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Kyobanim
07-05-2004, 08:47
The term "Going Native" has been used by the media to describe a person that identifies so much with the indigs that they become one themselves. I've never heard a QP use the phrase so I ask:

Is this something that happens or can happen or is it just a term thought up by a creative writer to move his story? If it's true, what types of things are used to combat the problem? if it doesent violate OPSEC.

Jack Moroney (RIP)
07-05-2004, 12:47
Actually I think I would prefer the term, "establishing a close rapport and working relationship". It can be a problem and SF were warned about getting involved in the FULRO movement in SVN where the goal was the recognition of the Montagnards as a legitimate people with rights and governmental powers. While I cannot speak for others, it was pretty easy to do everything you could to look out for the yards and keep the LLDB under control to the point of threatening, in one of my more contentious times, to smoke their butts with some 20mm cannon from a couple of AIE skyraiders if they didn't come around. The best way to control "going native" was to put things in perspective and always remember everything you do was bound to have a long term effect. The idea was to ensure that whatever you did when you were no longer there that the "natives" could function on their own and not be tied to us for ever. I think the closest that my team every came to "going native" was to adopt yard dress, wear the necklaces and bracelets and participate in their various ceremonies. Of course, even good intentions can backfire. I can remember quite vividly, after we acquired a couple of 105 mm howitzers, trying to convince a village cheif to relocate his village within the range of the guns. I did all the right things, donned the loin cloth, put on the bangles, sat around a jug of rice wine and started to parley with him. The long and the short of it was he would move if I could demonstrate that I could bring out the "sun" in the night. They had never seen an illumination round out where they were located. I said I could, but if I did he would move the village and there would be no first born sacrifice as was the normal custom. Well, you got to remember I said we acquired those weapons so we where a couple of brain cells short of being fully trained on them. So to control things I sent my team sergeant and a medic the 11 clicks up the valley and waited until night fall. Took an azimuth to put the rounds just short of the village, set the elevation at 45 degrees for max range, had the timer set, and corked off the round. Well no one told us that there was a metal disc that pushed the illumination system out of the canister and come to find out I damn near took out a portion of the village chiefs hut with the disc and I think we killed one of the pigs. The team sergeant was right on top if it, had me shift the tube and the rest, as they say, is history. Village moved under the guns and no sacrifice. So the long and the short of it, there is a time and a place to "go native" but not completely.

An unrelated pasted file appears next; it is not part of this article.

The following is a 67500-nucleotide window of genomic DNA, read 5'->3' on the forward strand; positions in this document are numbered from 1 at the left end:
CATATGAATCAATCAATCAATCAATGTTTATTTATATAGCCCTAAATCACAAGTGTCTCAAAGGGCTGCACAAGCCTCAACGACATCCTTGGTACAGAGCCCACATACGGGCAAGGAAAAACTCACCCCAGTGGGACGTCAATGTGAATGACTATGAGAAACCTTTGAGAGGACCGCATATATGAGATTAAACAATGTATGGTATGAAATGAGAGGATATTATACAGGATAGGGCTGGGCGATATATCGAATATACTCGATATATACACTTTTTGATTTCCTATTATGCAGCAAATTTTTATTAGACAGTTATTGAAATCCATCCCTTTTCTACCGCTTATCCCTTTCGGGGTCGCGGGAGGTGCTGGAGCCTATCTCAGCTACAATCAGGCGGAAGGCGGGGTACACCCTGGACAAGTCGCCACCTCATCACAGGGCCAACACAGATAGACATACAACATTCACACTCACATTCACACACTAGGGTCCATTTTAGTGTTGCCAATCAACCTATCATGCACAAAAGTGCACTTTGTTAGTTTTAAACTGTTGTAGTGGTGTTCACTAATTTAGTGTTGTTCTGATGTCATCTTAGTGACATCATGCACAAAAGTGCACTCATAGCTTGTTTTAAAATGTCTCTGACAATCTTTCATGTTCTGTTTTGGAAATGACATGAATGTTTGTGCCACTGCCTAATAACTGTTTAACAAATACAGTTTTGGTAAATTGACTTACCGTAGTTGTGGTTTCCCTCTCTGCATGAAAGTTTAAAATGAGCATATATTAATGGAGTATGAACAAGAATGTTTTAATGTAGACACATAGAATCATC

Jack Moroney

Guy
07-05-2004, 13:25
Kyobanim:

Just because an individual or team are well versed in "Cross Cultural Communications" does not necessarily mean "going native".